Virulent Salmonella typhimurium has two periplasmic Cu, Zn-superoxide dismutases

Ferric C. Fang, Mary Ann Degroote, John W. Foster, Andreas J Baumler, Urs Ochsner, Traci Testerman, Shawn Bearson, Jean Christophe Giárd, Yisheng Xu, Gail Campbell, Tracey Laessig

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178 Scopus citations


Periplasmic Cu, Zn-cofactored superoxide dismutase (SodC) protects Gram- negative bacteria from exogenous oxidative damage. The virulent Salmonella typhimurium strain ATCC 14028s has been found to contain two discrete periplasmic Cu, Zn-SOD enzymes that are only 57% identical at the amino acid level. SodCI is carried by a cryptic bacteriophage, and SodCII is closely related to the Cu, Zn-superoxide dismutase of Escherichia coli. All Salmonella serotypes appear to carry the sodCII locus, but the phage- associated sodCI gene is found only in certain strains belonging to the most highly pathogenic serotypes. Expression of either sodC locus appears to be enhanced during stationary phase, but only sodCII is regulated by the alternative sigma factor σ(s) (RpoS). Mutants lacking both sodC genes are less lethal for mice than mutants possessing either sodC locus alone, indicating that both Cu, Zn-SOD enzymes contribute to Salmonella pathogenicity. The evolutionary acquisition of an additional sodC gene has contributed to the enhanced virulence of selected Salmonella strains.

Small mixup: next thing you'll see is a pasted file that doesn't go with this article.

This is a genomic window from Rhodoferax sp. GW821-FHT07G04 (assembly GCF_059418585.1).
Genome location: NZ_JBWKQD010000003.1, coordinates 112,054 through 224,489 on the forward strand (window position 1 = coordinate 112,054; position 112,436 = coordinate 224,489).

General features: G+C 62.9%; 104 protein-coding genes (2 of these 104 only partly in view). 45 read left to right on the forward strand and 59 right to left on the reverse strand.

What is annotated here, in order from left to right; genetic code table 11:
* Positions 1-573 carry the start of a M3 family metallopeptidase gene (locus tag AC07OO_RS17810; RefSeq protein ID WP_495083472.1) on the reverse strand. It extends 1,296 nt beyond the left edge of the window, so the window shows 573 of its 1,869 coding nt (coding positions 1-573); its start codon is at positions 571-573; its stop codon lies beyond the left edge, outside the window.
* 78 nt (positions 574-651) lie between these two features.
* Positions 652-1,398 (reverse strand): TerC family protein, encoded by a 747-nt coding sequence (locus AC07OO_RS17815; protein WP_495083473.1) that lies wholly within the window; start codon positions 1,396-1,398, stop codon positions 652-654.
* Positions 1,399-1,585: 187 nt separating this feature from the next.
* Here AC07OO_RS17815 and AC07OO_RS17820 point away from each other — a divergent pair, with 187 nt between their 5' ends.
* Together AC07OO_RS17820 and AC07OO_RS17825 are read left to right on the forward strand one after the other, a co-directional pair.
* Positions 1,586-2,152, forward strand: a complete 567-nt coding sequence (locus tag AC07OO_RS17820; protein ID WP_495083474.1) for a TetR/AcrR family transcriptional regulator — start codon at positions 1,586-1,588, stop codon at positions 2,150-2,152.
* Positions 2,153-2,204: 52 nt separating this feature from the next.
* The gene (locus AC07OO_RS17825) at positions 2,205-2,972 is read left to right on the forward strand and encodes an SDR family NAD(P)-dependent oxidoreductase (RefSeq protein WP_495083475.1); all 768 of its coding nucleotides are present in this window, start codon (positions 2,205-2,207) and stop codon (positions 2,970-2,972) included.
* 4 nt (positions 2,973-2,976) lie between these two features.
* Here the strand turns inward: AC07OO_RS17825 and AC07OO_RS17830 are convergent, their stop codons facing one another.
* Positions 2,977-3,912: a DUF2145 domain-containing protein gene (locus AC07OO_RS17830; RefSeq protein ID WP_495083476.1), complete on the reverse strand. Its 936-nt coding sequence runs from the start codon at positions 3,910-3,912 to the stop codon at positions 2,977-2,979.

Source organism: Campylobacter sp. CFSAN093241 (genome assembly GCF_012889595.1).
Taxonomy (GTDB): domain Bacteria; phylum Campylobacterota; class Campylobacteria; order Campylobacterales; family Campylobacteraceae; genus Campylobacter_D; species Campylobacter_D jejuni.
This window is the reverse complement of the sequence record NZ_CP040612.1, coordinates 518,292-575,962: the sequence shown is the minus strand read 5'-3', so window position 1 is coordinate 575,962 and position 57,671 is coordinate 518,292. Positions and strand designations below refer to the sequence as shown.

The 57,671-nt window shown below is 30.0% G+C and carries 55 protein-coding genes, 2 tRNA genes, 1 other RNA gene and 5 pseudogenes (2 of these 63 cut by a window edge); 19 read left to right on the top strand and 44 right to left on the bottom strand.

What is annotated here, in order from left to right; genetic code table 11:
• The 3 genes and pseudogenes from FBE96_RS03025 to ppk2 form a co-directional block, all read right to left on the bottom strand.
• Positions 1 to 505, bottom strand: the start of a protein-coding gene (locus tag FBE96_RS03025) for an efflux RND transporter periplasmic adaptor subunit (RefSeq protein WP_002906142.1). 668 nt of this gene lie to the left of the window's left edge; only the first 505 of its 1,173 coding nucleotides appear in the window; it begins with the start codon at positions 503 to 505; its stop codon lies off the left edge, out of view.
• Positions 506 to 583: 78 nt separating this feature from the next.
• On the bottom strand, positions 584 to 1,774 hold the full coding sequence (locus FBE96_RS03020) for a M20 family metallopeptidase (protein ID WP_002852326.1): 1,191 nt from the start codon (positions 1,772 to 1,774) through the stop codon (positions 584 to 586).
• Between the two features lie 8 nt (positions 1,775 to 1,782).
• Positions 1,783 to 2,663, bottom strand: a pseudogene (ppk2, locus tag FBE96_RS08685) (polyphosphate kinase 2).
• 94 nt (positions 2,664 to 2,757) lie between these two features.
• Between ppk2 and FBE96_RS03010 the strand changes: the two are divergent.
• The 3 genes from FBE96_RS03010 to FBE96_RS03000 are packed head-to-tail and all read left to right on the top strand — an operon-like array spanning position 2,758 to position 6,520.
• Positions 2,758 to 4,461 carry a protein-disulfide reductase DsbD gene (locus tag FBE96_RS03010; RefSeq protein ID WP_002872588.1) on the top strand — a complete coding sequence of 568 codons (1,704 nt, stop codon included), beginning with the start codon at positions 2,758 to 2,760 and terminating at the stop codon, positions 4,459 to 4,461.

Original languageEnglish (US)
Pages (from-to)7502-7507
Number of pages6
JournalProceedings of the National Academy of Sciences of the United States of America
Issue number13
StatePublished - Jun 22 1999
Externally publishedYes

ASJC Scopus subject areas

  • Genetics
  • General


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